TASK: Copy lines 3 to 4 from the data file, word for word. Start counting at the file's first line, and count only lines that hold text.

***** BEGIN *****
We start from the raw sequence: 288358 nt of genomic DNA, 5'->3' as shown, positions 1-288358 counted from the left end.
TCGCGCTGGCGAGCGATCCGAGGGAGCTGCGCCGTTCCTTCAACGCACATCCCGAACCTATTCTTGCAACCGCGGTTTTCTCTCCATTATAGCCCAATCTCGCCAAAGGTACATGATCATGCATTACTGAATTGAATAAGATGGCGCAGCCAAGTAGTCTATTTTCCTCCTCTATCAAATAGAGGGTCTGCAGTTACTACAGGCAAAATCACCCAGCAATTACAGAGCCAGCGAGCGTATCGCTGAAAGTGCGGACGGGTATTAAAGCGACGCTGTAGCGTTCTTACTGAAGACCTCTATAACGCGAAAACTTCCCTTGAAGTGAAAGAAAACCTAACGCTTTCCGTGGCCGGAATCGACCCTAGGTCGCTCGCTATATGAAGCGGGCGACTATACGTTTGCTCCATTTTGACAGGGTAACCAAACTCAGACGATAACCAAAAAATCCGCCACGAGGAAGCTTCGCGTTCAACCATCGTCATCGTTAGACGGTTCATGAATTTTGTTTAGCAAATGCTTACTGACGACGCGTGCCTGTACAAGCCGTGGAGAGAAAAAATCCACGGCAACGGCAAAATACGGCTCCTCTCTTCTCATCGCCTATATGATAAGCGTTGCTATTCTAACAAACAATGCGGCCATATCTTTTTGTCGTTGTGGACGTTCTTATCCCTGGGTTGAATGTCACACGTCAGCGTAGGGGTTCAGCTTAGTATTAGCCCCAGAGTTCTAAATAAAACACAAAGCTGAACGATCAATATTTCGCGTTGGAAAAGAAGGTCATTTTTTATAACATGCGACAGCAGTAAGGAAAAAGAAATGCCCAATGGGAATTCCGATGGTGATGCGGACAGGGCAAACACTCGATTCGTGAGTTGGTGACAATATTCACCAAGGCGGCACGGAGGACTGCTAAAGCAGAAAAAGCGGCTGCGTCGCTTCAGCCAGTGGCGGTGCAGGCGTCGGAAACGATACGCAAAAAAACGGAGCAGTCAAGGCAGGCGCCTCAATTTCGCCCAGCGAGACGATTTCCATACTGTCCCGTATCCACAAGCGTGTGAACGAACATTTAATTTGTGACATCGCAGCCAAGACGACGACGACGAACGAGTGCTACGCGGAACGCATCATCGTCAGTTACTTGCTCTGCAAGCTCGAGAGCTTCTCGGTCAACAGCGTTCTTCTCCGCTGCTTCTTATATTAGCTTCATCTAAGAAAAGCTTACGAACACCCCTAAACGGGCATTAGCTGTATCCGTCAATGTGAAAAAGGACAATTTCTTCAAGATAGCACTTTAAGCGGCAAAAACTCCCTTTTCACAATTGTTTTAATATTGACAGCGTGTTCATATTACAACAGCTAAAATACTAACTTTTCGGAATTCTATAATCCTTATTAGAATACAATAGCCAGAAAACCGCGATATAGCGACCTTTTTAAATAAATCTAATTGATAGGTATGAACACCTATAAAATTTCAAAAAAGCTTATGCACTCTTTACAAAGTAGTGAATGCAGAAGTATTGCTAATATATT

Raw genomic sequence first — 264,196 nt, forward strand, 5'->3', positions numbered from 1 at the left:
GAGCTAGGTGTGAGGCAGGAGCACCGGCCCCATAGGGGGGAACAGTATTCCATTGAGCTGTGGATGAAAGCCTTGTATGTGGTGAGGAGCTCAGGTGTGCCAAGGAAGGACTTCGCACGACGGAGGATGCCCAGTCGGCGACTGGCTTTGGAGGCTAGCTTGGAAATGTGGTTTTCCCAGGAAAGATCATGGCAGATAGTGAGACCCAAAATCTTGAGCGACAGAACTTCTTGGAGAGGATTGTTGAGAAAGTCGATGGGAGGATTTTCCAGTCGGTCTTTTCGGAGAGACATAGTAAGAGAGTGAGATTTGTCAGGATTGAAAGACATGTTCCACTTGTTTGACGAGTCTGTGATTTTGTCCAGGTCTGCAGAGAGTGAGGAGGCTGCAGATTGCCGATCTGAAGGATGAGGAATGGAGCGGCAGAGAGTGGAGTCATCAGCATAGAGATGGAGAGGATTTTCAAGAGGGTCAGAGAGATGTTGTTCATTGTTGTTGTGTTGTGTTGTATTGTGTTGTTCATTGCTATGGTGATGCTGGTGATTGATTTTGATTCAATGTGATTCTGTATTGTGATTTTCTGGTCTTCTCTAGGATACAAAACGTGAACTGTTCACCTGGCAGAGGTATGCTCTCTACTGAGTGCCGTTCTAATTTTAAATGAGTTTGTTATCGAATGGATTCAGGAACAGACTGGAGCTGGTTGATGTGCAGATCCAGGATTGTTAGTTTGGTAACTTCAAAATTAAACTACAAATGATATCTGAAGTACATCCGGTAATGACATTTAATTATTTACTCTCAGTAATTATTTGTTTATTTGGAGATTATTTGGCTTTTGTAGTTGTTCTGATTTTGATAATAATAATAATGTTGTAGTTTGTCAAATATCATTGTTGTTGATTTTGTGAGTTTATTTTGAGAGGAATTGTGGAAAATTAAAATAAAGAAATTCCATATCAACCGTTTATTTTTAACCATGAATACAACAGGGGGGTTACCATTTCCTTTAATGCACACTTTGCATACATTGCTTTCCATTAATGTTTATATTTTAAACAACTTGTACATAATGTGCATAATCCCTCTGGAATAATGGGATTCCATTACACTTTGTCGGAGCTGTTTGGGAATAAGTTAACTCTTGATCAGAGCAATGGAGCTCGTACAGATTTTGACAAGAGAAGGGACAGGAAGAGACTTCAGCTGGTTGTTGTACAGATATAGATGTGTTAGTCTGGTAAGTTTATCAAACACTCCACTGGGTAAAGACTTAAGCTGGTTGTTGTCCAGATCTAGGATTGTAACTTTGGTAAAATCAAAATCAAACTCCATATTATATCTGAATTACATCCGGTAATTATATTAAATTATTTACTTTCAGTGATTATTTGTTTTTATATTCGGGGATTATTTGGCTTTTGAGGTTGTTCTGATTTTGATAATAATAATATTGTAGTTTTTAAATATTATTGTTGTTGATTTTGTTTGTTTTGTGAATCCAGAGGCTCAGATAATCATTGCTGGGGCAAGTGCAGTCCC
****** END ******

Raw genomic sequence first — 264,196 nt, forward strand, 5'->3', positions numbered from 1 at the left:
GAGCTAGGTGTGAGGCAGGAGCACCGGCCCCATAGGGGGGAACAGTATTCCATTGAGCTGTGGATGAAAGCCTTGTATGTGGTGAGGAGCTCAGGTGTGCCAAGGAAGGACTTCGCACGACGGAGGATGCCCAGTCGGCGACTGGCTTTGGAGGCTAGCTTGGAAATGTGGTTTTCCCAGGAAAGATCATGGCAGATAGTGAGACCCAAAATCTTGAGCGACAGAACTTCTTGGAGAGGATTGTTGAGAAAGTCGATGGGAGGATTTTCCAGTCGGTCTTTTCGGAGAGACATAGTAAGAGAGTGAGATTTGTCAGGATTGAAAGACATGTTCCACTTGTTTGACGAGTCTGTGATTTTGTCCAGGTCTGCAGAGAGTGAGGAGGCTGCAGATTGCCGATCTGAAGGATGAGGAATGGAGCGGCAGAGAGTGGAGTCATCAGCATAGAGATGGAGAGGATTTTCAAGAGGGTCAGAGAGATGTTGTTCATTGTTGTTGTGTTGTGTTGTATTGTGTTGTTCATTGCTATGGTGATGCTGGTGATTGATTTTGATTCAATGTGATTCTGTATTGTGATTTTCTGGTCTTCTCTAGGATACAAAACGTGAACTGTTCACCTGGCAGAGGTATGCTCTCTACTGAGTGCCGTTCTAATTTTAAATGAGTTTGTTATCGAATGGATTCAGGAACAGACTGGAGCTGGTTGATGTGCAGATCCAGGATTGTTAGTTTGGTAACTTCAAAATTAAACTACAAATGATATCTGAAGTACATCCGGTAATGACATTTAATTATTTACTCTCAGTAATTATTTGTTTATTTGGAGATTATTTGGCTTTTGTAGTTGTTCTGATTTTGATAATAATAATAATGTTGTAGTTTGTCAAATATCATTGTTGTTGATTTTGTGAGTTTATTTTGAGAGGAATTGTGGAAAATTAAAATAAAGAAATTCCATATCAACCGTTTATTTTTAACCATGAATACAACAGGGGGGTTACCATTTCCTTTAATGCACACTTTGCATACATTGCTTTCCATTAATGTTTATATTTTAAACAACTTGTACATAATGTGCATAATCCCTCTGGAATAATGGGATTCCATTACACTTTGTCGGAGCTGTTTGGGAATAAGTTAACTCTTGATCAGAGCAATGGAGCTCGTACAGATTTTGACAAGAGAAGGGACAGGAAGAGACTTCAGCTGGTTGTTGTACAGATATAGATGTGTTAGTCTGGTAAGTTTATCAAACACTCCACTGGGTAAAGACTTAAGCTGGTTGTTGTCCAGATCTAGGATTGTAACTTTGGTAAAATCAAAATCAAACTCCATATTATATCTGAATTACATCCGGTAATTATATTAAATTATTTACTTTCAGTGATTATTTGTTTTTATATTCGGGGATTATTTGGCTTTTGAGGTTGTTCTGATTTTGATAATAATAATATTGTAGTTTTTAAATATTATTGTTGTTGATTTTGTTTGTTTTGTGAATCCAGAGGCTCAGATAATCATTGCTGGGGCAAGTGCAGTCCC